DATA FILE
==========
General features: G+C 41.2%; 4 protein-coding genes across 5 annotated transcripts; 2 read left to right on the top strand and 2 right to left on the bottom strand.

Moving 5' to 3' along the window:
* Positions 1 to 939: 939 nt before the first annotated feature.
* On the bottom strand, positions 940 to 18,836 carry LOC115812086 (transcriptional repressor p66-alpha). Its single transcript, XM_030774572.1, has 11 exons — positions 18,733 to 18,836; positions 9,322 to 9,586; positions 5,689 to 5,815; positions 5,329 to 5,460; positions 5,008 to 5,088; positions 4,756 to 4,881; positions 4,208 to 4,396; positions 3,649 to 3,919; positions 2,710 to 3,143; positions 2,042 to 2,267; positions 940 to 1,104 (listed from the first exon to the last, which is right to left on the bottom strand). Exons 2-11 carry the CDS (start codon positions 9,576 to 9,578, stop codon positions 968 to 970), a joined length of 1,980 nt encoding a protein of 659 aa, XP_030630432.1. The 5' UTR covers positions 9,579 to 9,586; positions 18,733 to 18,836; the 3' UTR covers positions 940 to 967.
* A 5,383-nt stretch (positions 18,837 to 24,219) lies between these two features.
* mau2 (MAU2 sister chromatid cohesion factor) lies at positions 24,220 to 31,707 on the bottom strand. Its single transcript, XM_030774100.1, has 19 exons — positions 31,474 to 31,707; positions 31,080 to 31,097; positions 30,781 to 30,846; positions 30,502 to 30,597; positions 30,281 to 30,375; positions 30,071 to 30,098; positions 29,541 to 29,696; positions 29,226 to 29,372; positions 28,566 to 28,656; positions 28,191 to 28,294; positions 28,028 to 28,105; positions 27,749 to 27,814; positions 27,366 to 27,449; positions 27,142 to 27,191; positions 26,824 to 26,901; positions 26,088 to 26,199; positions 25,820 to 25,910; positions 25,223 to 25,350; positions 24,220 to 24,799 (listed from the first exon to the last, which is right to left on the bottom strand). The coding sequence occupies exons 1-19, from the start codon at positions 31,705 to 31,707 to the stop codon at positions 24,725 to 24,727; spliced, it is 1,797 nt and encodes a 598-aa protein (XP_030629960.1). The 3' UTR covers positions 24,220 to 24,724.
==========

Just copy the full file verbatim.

General features: G+C 41.2%; 4 protein-coding genes across 5 annotated transcripts; 2 read left to right on the top strand and 2 right to left on the bottom strand.

Moving 5' to 3' along the window:
* Positions 1 to 939: 939 nt before the first annotated feature.
* On the bottom strand, positions 940 to 18,836 carry LOC115812086 (transcriptional repressor p66-alpha). Its single transcript, XM_030774572.1, has 11 exons — positions 18,733 to 18,836; positions 9,322 to 9,586; positions 5,689 to 5,815; positions 5,329 to 5,460; positions 5,008 to 5,088; positions 4,756 to 4,881; positions 4,208 to 4,396; positions 3,649 to 3,919; positions 2,710 to 3,143; positions 2,042 to 2,267; positions 940 to 1,104 (listed from the first exon to the last, which is right to left on the bottom strand). Exons 2-11 carry the CDS (start codon positions 9,576 to 9,578, stop codon positions 968 to 970), a joined length of 1,980 nt encoding a protein of 659 aa, XP_030630432.1. The 5' UTR covers positions 9,579 to 9,586; positions 18,733 to 18,836; the 3' UTR covers positions 940 to 967.
* A 5,383-nt stretch (positions 18,837 to 24,219) lies between these two features.
* mau2 (MAU2 sister chromatid cohesion factor) lies at positions 24,220 to 31,707 on the bottom strand. Its single transcript, XM_030774100.1, has 19 exons — positions 31,474 to 31,707; positions 31,080 to 31,097; positions 30,781 to 30,846; positions 30,502 to 30,597; positions 30,281 to 30,375; positions 30,071 to 30,098; positions 29,541 to 29,696; positions 29,226 to 29,372; positions 28,566 to 28,656; positions 28,191 to 28,294; positions 28,028 to 28,105; positions 27,749 to 27,814; positions 27,366 to 27,449; positions 27,142 to 27,191; positions 26,824 to 26,901; positions 26,088 to 26,199; positions 25,820 to 25,910; positions 25,223 to 25,350; positions 24,220 to 24,799 (listed from the first exon to the last, which is right to left on the bottom strand). The coding sequence occupies exons 1-19, from the start codon at positions 31,705 to 31,707 to the stop codon at positions 24,725 to 24,727; spliced, it is 1,797 nt and encodes a 598-aa protein (XP_030629960.1). The 3' UTR covers positions 24,220 to 24,724.